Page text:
Presage Analytics helps food processors avoid the dreaded recall

iSoft president and CEO Matthew Wegener chronicled the germination and current challenges facing Presage Analytics, his latest gamble in software development. “Nobody likes to hear it, but there’s bacteria everywhere,” Wegener said. “It’s really about the management of it, and trying to stay in front of any potential problems before you cross the threshold and

Presage Analytics - 1MC Omaha

Photo courtesy Kathy Andersen

Matthew Wegener, CEO of Presage Analytics, presents at 1 Million Cups in Lincoln on Wednesday.

iSoft president and CEO Matthew Wegener chronicled the germination and current challenges facing Presage Analytics, his latest gamble in software development.

“Nobody likes to hear it, but there’s bacteria everywhere,” Wegener said. “It’s really about the management of it, and trying to stay in front of any potential problems before you cross the threshold and you have to do a recall.”

Wegener told his story to about 30 members of the Lincoln startup community at 1 Million Cups Wednesday.

A joint venture between ISoft Data Systems and NUtech Ventures, a UNL-affiliated technology commercialization company, Presage Analytics is a risk management tool for food production facilities; essentially, software that collects and analyzes data to help forecast and prevent food recalls.

“Lab technicians are out there monitoring sites, taking samples and swabs, whether it’s a chicken producer, a water bottler, whatever,” he said. “Then they want to trend and see where they have biological growth problems.”

NUtech first approached ISoft after two UNL professors, doctors Harshavardhan Thippareddi and Jeyam Subbiah, developed the basic software and a proof of concept for the food safety industry. Both professors had spent time in the private sector prior to embarking on their academic careers.

“As entrepreneurs, we all talk about ideas like they’re parts of our body, that everybody’s got one. But until you do something with it, it really doesn’t matter,” Wegener says. “This was basically a proof-of-concept application that lacked some scalability.”

At the time, ISoft had “kind of plateaued” and was hunting for expansion opportunities, Wegener said, but they weren’t the only ones interested in developing the product.

Other internal parties with NUtech had expressed interest, he said, and Harshavardhan and Subbiah were still toying with the idea of commercializing the product themselves.

Furthermore, though ISoft hoped to expand their revenue streams, the food safety industry was entirely outside their current market segment.

“So we had to go back internally and ask, ‘What do we bring to the table?’” Wegener said. “We had to make a pitch.”

What they offered NUtech was an established company with accessible manpower: a sales and marketing team, a customer support team and a software development team with a record of success and experience with production facilities—not for food, but for recycled vehicles, ISoft’s original industry focus.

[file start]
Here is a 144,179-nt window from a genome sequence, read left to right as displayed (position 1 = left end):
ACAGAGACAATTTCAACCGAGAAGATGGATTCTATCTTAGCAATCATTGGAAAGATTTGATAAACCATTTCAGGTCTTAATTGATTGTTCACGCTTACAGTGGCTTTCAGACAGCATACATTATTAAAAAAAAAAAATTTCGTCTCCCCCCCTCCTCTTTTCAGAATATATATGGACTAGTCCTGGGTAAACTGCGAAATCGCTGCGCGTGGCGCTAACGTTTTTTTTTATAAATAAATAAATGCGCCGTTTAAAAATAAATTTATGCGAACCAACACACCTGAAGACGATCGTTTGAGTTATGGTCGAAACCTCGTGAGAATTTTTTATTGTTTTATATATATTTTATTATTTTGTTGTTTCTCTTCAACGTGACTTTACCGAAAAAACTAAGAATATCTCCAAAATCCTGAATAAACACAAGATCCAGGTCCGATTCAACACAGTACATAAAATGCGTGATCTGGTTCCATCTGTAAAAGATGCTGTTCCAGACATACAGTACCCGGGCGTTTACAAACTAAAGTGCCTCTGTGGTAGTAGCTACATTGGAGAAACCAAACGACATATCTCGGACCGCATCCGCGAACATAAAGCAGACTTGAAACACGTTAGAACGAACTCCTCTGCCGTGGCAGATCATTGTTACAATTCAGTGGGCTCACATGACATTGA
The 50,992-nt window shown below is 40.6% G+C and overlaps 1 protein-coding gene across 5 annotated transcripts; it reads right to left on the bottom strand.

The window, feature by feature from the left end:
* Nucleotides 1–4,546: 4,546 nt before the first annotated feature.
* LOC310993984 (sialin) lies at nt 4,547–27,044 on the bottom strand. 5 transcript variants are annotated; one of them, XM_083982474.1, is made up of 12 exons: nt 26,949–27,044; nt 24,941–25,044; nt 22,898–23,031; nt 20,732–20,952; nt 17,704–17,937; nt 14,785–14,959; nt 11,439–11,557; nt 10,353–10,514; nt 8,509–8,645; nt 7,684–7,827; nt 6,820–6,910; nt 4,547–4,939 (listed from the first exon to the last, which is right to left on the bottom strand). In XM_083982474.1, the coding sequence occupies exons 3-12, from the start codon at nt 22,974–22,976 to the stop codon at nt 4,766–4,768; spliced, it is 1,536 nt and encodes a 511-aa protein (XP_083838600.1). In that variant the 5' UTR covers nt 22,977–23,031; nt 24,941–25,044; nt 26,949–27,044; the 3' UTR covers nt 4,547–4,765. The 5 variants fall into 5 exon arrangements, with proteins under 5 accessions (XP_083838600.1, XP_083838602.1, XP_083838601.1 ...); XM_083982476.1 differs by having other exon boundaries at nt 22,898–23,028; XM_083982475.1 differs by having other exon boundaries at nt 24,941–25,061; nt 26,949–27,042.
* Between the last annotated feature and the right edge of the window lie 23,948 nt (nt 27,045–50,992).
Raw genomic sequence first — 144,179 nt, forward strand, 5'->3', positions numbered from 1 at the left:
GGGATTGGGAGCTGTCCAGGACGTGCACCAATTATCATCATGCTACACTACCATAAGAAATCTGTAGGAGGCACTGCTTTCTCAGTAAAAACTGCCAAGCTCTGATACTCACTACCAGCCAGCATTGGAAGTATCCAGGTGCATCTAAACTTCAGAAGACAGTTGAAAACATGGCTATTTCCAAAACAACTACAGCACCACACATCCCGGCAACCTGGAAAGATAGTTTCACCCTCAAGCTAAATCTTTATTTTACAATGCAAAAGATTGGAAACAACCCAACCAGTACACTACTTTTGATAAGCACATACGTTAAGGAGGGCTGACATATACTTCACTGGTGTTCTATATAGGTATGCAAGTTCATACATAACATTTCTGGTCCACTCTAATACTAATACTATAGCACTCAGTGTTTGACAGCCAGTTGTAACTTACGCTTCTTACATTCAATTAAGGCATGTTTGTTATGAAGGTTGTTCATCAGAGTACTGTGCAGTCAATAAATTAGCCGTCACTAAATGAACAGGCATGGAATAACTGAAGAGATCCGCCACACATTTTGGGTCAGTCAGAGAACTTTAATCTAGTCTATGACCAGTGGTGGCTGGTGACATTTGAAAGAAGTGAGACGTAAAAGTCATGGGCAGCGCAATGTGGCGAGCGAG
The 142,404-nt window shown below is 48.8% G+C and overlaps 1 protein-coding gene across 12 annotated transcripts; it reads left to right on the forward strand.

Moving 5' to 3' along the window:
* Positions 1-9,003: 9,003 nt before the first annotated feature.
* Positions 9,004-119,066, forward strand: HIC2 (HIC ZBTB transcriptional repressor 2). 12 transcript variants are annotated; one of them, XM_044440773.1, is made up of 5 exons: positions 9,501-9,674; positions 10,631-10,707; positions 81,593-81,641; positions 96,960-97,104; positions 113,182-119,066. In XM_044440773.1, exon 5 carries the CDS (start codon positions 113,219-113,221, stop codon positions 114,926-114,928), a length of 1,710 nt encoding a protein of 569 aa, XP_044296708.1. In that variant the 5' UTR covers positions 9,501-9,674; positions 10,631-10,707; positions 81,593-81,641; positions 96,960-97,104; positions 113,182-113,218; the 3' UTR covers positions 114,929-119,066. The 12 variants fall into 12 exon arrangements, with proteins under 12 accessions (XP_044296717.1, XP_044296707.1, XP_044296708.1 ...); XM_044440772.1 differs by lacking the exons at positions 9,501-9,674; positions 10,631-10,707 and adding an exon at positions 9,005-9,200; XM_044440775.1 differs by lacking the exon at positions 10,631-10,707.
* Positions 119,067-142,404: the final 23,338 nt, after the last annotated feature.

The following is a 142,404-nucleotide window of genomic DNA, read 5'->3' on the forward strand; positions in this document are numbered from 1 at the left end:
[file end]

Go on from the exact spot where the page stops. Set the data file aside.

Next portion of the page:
“We also had handheld data acquisition tools developed, which was important in this process and something that their process completely lacked—the ability to give lab techs or lab managers a device to use in the lab as they’re taking samples to put in information, take pictures of potential problem areas, stuff like that,” he said.

In December 2013, three years after ISoft’s first meeting with NUtech, Presage landed its first customer, Niagara Bottling, the largest private-label bottled water supplier in the United States. Overall, Wegener says, the partnership has “definitely been a net positive,” but working with a public entity has presented a number of challenges they’d been previously shielded from in the private sector. Applying for grants, for example, had once been a foreign concept.

“Having a private company and being entrepreneurs, we’re looking at trying to be efficient in things. That doesn’t work with a grant,” he said. “It really was a hard struggle to get used to the concept: just lay out a timeline of things you’re going to do, and be as vague as possible about them so you can do whatever actually happens during the course of development. That was a huge challenge to us. It was a great opportunity, but it was a tough pill to swallow.”

And while partnering with two university professors “gives a sense that we really know what the industry is like,” Wegener said, steering them back onto a commercial course took some effort.

“They had been in private industry, but the last 10 years they had been in academia,” he said. “And that’s an interesting mentality, especially when you start picking out what trade shows to go to. Their list of trade shows has this long list of professors who are going to be speaking at them. We go there, and it’s a long list of professors who stop by your booth and talk to you about what you’ve got—but they’re not buying it.”

Wegener’s presentation, which ran nearly double the allotted six-minute format, was followed by a 25-minute Q&A session. In response to 1 Million Cups’ standard last question, “What can the community do to help you?” Wegener paused briefly, then said, “Just stay involved in the entrepreneurial community, cause that’s definitely benefited us.”

 

CreditPhoto courtesy Kathy Andersen

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